TUMOR GROWTH AND METASTASIS IN TRIPLE NEGATIVE BREAST CANCER
Hapach, Lauren Ann
Triple negative breast cancer remains a poorly understood clinical subtype of breast cancer associated with increased aggression, limited treatment options, and ultimately, worsened patient outcomes. Cancer progression can be divided conceptually into two main phases: primary tumorigenesis, the critical initial phase which requires numerous cellular aberrations, and secondary metastasis, the later phase where cancer cells gain additional mutations that enable dissemination from an established tumor and colonization of disparate tissue sites in the body. In Part I of this thesis, the role of diabetic hyperglycemia in triple negative breast cancer primary tumor growth in the context of non-enzymatic glycation is investigated. While it is well established that Type II diabetes mellitus is associated with increased incidence and severity of numerous comorbidities including triple negative breast cancer, there has been little work done to elucidate the nature of these disease interactions. This work delineates a novel role for diabetic hyperglycemia-mediated non-enzymatic glycation due in increased triple negative breast cancer tumor growth. In Part II of this thesis, the metastatic potentials of highly migratory and weakly migratory subpopulations of triple negative breast cancer cells are compared. Contrary to the common paradigm in cancer migration research that adoption of a migratory phenotype is associated with metastatic ability, we found that the weakly migratory subpopulation was highly metastatic in an E-cadherin dependent manner compared to weakly metastatic, highly migratory subpopulation. This work highlights the importance of parsing apart intratumor heterogeneity and indicates that migratory ability is not always correlated with metastatic potential.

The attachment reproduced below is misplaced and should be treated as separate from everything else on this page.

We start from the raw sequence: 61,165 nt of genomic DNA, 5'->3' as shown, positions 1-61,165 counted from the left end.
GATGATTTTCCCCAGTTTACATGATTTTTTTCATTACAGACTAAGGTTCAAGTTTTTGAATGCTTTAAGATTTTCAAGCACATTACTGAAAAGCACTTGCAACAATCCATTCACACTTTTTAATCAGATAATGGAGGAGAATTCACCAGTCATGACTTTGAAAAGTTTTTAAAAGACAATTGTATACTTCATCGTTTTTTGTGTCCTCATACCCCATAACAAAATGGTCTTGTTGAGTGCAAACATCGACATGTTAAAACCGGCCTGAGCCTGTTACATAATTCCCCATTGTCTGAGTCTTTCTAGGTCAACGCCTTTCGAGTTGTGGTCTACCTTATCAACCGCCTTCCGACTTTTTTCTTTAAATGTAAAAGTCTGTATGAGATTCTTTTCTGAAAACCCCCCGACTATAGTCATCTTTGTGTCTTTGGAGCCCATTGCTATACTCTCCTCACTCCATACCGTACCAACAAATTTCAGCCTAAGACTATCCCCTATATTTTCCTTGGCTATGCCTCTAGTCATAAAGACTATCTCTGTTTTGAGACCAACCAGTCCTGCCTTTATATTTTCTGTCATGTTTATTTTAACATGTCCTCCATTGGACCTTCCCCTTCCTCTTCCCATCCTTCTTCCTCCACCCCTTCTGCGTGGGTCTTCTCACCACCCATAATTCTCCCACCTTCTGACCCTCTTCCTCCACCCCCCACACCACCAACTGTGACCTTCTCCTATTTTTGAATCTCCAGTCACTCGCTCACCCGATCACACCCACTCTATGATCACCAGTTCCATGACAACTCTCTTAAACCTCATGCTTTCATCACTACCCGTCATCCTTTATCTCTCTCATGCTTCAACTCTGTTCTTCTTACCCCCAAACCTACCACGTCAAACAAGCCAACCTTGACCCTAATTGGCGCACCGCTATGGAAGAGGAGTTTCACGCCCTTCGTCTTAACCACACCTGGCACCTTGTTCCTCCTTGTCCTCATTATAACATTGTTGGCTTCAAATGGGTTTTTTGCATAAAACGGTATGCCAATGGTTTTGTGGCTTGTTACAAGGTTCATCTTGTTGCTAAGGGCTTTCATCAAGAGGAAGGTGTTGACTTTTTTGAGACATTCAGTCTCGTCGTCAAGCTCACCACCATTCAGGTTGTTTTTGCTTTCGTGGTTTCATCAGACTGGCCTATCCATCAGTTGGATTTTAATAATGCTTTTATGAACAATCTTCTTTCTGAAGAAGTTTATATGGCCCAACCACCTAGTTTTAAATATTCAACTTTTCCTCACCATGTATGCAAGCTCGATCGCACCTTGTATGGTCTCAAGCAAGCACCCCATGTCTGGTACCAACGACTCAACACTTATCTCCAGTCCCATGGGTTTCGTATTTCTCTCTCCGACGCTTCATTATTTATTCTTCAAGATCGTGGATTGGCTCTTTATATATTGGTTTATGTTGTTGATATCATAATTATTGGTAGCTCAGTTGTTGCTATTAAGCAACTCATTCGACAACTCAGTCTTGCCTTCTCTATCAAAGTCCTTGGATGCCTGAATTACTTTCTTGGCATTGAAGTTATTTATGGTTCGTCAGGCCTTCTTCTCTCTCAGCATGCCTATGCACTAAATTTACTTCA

cancer cell migration; diabetes mellitus; E-cadherin; epithelial-to-mesenchymal transition; non-enzymatic glycation; triple negative breast cancer
Reinhart-King, Cynthia A.
Cerione, Richard A.; Zipfel, Warren R.
Ph. D., Biomedical Engineering
Doctor of Philosophy
dissertation or thesis